An Amazon Book: Ritual and its Consequences

21 May

http://www.amazon.com/Ritual-Its-Consequences-Limits-Sincerity/dp/0195336011/ref=la_B001KHQ65U_1_2?s=books&ie=UTF8&qid=1463773318&sr=1-2

Ritual and Its Consequences: An Essay on the Limits of Sincerity 1st Edition
by Adam B. Seligman (Author), Robert P. Weller (Author), Michael J. Puett (Author), Simon (Author)

Going to the above link I found this interesting write-up:

“This pioneering, interdisciplinary work shows how rituals allow us to live in a perennially imperfect world. Drawing on a variety of cultural settings, the authors utilize psychoanalytic and anthropological perspectives to describe how ritual–like play–creates “as if” worlds, rooted in the imaginative capacity of the human mind to create a subjunctive universe. The ability to cross between imagined worlds is central to the human capacity for empathy. Ritual, they claim, defines the boundaries of these imagined worlds, including those of empathy and other realms of human creativity, such as music, architecture and literature.

The authors juxtapose this ritual orientation to a “sincere” search for unity and wholeness. The sincere world sees fragmentation and incoherence as signs of inauthenticity that must be overcome. Our modern world has accepted the sincere viewpoint at the expense of ritual, dismissing ritual as mere convention. In response, the authors show how the conventions of ritual allow us to live together in a broken world. Ritual is work, endless work. But it is among the most important things that we humans do.”

Here are some more editorial Reviews:

“In this whirligig world we do not know what to do apart from the done thing. Ritual and courtesy are, in contemporary parlance, suspect activities surplus to requirements. Like conformity, ritual attracts the adjectives ‘mere,’ ‘meaningless,’ ‘external,’ ’empty’ and ‘inauthentic.’ This book brilliantly expounds the creative potential and the necessity of ritual, and exposes the destructive possibilities of sincerity. It could be seen as part of a Jewish riposte to Christianity or a Confucian one to the Enlightenment, but Catholics and members of enclosed orders will like it too. Everybody should read it, especially American Protestants and post-Protestant secularists who suffer more than most from the ills of sincerity.” –David Martin, Emeritus Professor of Sociology, London School of Economics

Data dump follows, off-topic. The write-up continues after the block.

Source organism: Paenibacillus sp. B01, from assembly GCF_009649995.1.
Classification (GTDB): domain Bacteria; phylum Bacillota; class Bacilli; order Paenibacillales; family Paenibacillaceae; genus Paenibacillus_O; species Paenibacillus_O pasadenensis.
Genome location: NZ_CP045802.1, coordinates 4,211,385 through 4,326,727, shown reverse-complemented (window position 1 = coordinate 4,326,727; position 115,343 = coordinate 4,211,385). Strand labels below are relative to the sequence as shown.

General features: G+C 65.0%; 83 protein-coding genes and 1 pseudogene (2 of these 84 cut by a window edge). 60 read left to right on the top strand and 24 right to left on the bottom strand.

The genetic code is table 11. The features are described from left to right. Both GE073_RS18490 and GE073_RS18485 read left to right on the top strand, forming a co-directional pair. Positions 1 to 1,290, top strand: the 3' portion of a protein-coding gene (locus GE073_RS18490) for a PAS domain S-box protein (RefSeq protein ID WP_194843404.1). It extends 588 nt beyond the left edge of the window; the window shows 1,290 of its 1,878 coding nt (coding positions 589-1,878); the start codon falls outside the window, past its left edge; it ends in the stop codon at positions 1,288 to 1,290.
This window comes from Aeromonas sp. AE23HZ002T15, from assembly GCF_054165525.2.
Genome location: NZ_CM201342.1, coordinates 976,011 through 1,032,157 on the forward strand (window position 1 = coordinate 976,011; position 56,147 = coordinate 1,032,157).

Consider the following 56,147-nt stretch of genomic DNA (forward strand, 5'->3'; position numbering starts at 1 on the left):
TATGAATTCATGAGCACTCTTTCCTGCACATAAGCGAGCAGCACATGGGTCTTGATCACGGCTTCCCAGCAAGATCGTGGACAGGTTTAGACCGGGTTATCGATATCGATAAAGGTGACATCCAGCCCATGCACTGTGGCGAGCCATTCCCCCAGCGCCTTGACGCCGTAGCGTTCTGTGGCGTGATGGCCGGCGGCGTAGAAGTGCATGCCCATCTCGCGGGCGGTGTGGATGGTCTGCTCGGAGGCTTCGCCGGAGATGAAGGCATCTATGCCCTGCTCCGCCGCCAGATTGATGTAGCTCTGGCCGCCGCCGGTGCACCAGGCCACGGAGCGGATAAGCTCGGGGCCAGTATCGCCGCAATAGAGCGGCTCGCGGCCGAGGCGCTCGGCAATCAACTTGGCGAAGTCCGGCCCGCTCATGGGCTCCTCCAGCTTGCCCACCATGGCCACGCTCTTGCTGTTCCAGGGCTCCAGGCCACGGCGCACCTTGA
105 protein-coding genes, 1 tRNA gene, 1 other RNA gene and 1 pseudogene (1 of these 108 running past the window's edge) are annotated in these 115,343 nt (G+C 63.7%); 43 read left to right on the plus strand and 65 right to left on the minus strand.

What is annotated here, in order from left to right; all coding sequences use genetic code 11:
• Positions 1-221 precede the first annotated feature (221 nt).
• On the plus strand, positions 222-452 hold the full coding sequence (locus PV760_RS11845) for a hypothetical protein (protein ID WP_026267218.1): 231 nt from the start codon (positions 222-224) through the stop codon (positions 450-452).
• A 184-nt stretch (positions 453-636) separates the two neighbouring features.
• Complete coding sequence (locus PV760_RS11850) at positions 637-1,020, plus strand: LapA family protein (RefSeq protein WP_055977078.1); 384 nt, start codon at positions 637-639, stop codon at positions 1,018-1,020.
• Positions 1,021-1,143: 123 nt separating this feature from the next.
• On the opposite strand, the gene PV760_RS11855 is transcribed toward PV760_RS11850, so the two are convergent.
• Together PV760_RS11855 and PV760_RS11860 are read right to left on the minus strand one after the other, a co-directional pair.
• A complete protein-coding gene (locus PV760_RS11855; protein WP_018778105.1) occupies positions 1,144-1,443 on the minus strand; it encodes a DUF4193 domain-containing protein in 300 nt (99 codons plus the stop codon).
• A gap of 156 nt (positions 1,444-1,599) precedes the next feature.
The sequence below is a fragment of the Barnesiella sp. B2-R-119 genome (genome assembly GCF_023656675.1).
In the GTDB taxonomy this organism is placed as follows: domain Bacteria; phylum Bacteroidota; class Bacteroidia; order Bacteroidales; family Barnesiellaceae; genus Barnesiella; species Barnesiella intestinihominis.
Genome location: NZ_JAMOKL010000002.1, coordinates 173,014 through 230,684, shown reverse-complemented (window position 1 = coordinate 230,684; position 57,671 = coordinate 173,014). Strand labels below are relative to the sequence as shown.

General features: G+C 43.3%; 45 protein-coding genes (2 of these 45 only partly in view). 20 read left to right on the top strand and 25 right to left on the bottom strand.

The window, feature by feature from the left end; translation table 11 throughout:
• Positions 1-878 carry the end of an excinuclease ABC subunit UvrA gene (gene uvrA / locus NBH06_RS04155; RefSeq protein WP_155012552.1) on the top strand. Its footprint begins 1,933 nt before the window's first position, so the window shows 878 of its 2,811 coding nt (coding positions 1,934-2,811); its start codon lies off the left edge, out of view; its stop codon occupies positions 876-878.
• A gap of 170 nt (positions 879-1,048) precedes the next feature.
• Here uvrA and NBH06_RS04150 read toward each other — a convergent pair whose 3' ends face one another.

“In this whirligig world we do not know what to do apart from the done thing. Ritual and courtesy are, in contemporary parlance, suspect activities surplus to requirements. Like conformity, ritual attracts the adjectives ‘mere,’ ‘meaningless,’ ‘external,’ ’empty’ and ‘inauthentic.’ This book brilliantly expounds the creative potential and the necessity of ritual, and exposes the destructive possibilities of sincerity. It could be seen as part of a Jewish riposte to Christianity or a Confucian one to the Enlightenment, but Catholics and members of enclosed orders will like it too. Everybody should read it, especially American Protestants and post-Protestant secularists who suffer more than most from the ills of sincerity.” –David Martin, Emeritus Professor of Sociology, London School of Economics

“An enormously important and paradigm-changing book. The audacity of its scope is refreshing–a turn to grand theory in an academic culture whose trend is to say more and more and less and less.”Common Knowledge

“…A new, interesting, and very fruitful approach towards understanding and using the concept of ‘ritual.'”–Religion

About the Authors
Adam B. Seligman is Professor of Religion and Research Associate at the Institute for Culture, Religion, and World Affairs at Boston University. Robert P. Weller is Professor and Chair of the Department of Anthropology and Research Associate at the Institute for Culture, Religion, and World Affairs at Boston University. Michael J. Puett is Professor of Chinese History at Harvard University. Bennett Simon is Professor of Psychiatry at Harvard Medical School and Training and Supervising Analyst at Boston Psychoanalytic Society and Institute

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